Saturday, June 13, 2009

The peaceful swans - Regent’s Park

Saturday June 13, 2009:

The rain has cleared. It’s a good day to search for swans. Regent’s Park, our destination is teaming with Londoners out enjoying the sun. We walk around the lake where we are importuned by a wide range of wild fowl, amongst them, white and black swans.

The geese, ducks and woodpigeons are belligerent in their boldness, quarrelling cheerfully, honking, cooing and quacking at each other as they vie for the attention of anyone holding a plastic bag that just might contain food. The swans mostly go about their business only occasionally wandering over to see if the food is up to their great standards.

“Ug”, I grunt, climbing into the pedalo. We’re taking to the water to get closer to the swans. Purposefully we paddle off and I am reminded of ducks and all that furious underwater activity that goes on to get them from A to B. My legs soon begin to hurt but I peddle on gamely until we rock to a stop under ash, elder and alder trees. It is cool in the shade and, although other boaters are noisy, the peace of the hanging branches arches over us.

I am pushing my way through the thick undergrowth. Under foot, the ground is soft and soggy and slightly slimy. The air is pungent with dampness and goose poo. I’m searching for swans. I know they’re here somewhere.

I am hot and sweating by the time I make it to the water’s edge. In a little muddy cove, ringed by hanging trees, sit the swans, shining in the gloom. There are a number of adults with cygnets in varying shapes and sizes. I ease myself down onto the bank under a willow and wait.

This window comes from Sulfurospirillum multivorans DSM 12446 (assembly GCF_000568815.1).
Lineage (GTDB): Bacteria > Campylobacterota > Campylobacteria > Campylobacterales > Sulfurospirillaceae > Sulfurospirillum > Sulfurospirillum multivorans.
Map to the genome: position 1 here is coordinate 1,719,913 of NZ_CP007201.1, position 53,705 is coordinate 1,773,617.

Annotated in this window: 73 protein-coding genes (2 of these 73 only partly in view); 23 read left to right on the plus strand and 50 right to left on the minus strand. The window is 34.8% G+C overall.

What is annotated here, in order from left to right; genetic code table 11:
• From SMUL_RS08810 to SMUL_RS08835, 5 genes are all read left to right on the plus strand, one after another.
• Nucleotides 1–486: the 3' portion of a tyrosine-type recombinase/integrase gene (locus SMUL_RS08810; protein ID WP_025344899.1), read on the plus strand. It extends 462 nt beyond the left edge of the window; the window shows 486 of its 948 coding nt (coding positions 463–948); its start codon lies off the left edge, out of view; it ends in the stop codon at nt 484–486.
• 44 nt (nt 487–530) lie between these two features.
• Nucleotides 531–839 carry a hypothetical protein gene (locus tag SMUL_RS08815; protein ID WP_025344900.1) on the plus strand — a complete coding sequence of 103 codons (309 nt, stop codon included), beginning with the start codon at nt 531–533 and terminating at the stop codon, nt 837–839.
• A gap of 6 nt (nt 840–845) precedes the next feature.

The swans ignore me. There are distinct families but, surprisingly, there seems to be quite a bit of cooperation going on, which is unusual as swans can be fierce.

“What is the message of the spirit of the swan?” I ask myself. All is peaceful. All is ordered. I wait and allow the peace to descend. Time moves on.

I am drawn to the water. I step down into its coolness and begin to swim. I glide along and am soon surrounded by swans, two adults and three cygnets. I join the row, just behind the third cygnet. We swim in an orderly line; everyone following the pen with the cob bringing up the rear. I know my place. This is my place. I am safe, I think, paddling speedily after the other cygnets.

The boat rocks gently. Something is flapping and splashing behind me. I sense the swan watching, checking me out, ready to usher me back to the others. I stretch out ears to catch every sound.

“Oh” says my companion, “We’re being circled by a swan, a white swan that seems to be checking us out!” The swan circles the boat completely and then swims off. Another appears and the boat begins to drift away from the bank. Taking this as an invitation, we set to peddling again.

The boat slides out from under the trees. In the full sun, it is really hot. We follow the swan until it slides under The Bridge where we cannot go. WE peddle on round the island.

With a certain amount of huffing and puffing, I climb stiffly out of the boat. On around the lake we walk. A black swan takes a bath. He splashes vigorously, heedless of who gets soaked. Meanwhile across the other side of the lake, geese are quarrelling.

We head for the Rose Garden. Skirting a police officer giving a man clutching an accordion a vigorous dressing-down, we turn into the coolness of the garden. Sweet rose wafts to us on the wind. We stroke and sniff the lovely blooms. Bees hum, feasting on their sweetness. My fingers trace the shapes of the delicate satin petals as they tremble in my hand.

“Oh I forgot there was another lake”, exclaims my companion as we walk alongside the water. Here on the bank, two black swans sit preening themselves, oiling and cleaning each feather carefully and purposefully. My companion stoops and picks up a small black feather. It is soft and delicate in my hand. Silently, I thank the swans and we move on, leaving them to complete their toilette in peace.

I want to sing, I think to myself. I wish I knew a swan song. Perhaps one will come to me before long. Thank you lovely swans, I say to myself as we turn out of the park and back into the busy hubbub of the summer city.


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